My original idea for this blog was more about the advertising aspect of having an entire magazine dedicated to the Fifty Shades media phenomenon. Put out, this month, by Topix Media Lab, it’s kind of a glitzy one-off that has the “feel” of “Cosmopolitan” when Helen Gurley Brown was running the show.
And then I saw the timeline on page 18 that identified a “tiny ivory statuette with over-sized breasts and an exaggerated vulva” as a Naughty Neanderthal’s crafting of the first piece of prehistoric pornography.
I think I’m allowed to say vulva, here. I’m not on the Michigan statehouse floor where Rep. Lisa Brown has been banned from speaking because she uttered the word vagina and offended the men who were trying to legislate hers and everyone other woman's in that state. You don’t have to stop reading. I have a tiny soapbox and I’m onto another subject—sort of.
Trust me; I’m very happy that erotic romance has become a topic of conversation because of the popularity of E. L. James’, Fifty Shades of Grey novel but the magazine's attempt to identify the tiny, ivory statuette as a naughty Neanderthal’s first attempt at prehistoric pornography had me shaking my head.
The truth is, the ivory statuette is just as likely to be representative of a respectfully worshiped symbol of a female deity. Not a pornographic representation of the female form. Someone from some long ago, Paleolithic civilization might very well have carved the statuette with as much reverence as later, male-deity worshipers carved a Christian cross.
While researching this subject, I came across a 2009 Discovery News article; written by Jennifer Viegas, that I think might have been where the Fifty Shades magazine contributors gleaned the data for their assumption. According to the article, Nicholas Conard, who reported the find and led the project where the Venus of Hohle Fels (the statuette pictured in the article, listed below) was found, remarked that nothing had changed in 40,000 years. Dr. Paul Mellars, who according to the 2009 article; was at the time a University of Cambridge archaeologist at Stony Brook University’s Turkana Basin Institute, is quoted as saying that he assumed a guy had carved it-- “...perhaps representing his girlfriend”.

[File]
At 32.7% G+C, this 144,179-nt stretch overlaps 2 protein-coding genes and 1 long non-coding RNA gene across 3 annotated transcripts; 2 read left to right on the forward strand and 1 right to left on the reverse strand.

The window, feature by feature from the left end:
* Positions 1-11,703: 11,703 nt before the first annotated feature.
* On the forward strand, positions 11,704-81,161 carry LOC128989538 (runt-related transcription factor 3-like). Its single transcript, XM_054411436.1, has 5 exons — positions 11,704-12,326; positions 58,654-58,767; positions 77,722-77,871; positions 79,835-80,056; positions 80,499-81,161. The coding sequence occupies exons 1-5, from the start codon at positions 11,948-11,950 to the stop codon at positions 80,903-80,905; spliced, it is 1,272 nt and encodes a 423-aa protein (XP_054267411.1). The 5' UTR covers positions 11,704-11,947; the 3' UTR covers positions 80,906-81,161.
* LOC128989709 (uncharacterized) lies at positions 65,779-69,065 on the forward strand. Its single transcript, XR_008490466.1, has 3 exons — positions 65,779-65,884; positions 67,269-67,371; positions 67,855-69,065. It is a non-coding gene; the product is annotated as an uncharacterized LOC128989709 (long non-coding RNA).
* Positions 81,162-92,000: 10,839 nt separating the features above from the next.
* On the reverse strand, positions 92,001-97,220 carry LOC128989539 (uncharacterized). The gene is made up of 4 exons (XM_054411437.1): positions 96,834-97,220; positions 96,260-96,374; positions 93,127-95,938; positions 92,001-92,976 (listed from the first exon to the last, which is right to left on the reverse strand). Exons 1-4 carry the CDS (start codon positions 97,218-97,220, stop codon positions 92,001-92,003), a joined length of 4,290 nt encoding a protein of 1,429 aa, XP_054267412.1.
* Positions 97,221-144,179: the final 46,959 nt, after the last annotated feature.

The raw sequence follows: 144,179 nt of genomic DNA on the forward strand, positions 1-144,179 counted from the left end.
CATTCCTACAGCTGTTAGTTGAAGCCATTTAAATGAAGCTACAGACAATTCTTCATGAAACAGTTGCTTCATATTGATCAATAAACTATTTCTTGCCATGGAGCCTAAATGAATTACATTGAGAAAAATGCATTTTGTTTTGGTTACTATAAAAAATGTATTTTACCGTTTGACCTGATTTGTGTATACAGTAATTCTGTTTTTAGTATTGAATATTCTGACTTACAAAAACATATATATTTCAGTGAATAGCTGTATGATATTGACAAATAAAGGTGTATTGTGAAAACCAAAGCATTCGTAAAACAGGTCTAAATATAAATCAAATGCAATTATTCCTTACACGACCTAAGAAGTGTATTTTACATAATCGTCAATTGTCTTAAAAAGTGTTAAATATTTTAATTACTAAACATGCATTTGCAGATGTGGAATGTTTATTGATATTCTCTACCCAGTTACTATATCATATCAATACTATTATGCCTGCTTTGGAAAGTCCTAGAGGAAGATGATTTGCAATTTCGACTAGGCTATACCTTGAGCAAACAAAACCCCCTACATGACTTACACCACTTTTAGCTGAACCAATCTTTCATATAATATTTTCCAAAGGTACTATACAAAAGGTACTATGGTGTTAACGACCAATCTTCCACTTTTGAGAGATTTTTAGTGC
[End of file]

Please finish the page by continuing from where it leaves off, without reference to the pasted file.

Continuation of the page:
It seems Dr. Mellars couldn’t help but be struck by the very sexually explicit depiction of a woman and seems to be comparing the figurine to a Paleolithic Playboy. See the entire article here: http://dsc.discovery.com/news/2009/05/13/sexy-female-artifact.html
Author, Merlin Stone, in her 1976 book When God Was A Woman, gives the people during the Paleolithic period a little more credit and proposes a different picture. Women during this period were revered as the givers of life and recognized for their fertility but they were also warriors, sages, judges, healers and anything else they wanted to be. They didn’t need to ask for permission or wait for it to be bestowed upon them.
The text in the Fifty Shades of Grey magazine identifying the ‘Naughty Neanderthal’ carving as pornographic was probably meant to be cute but the assumptions put forth by these men in the academic world makes me wonder if their two-thousand year-old, culturally ingrained attitudes didn’t influence their judgment.
What do you think?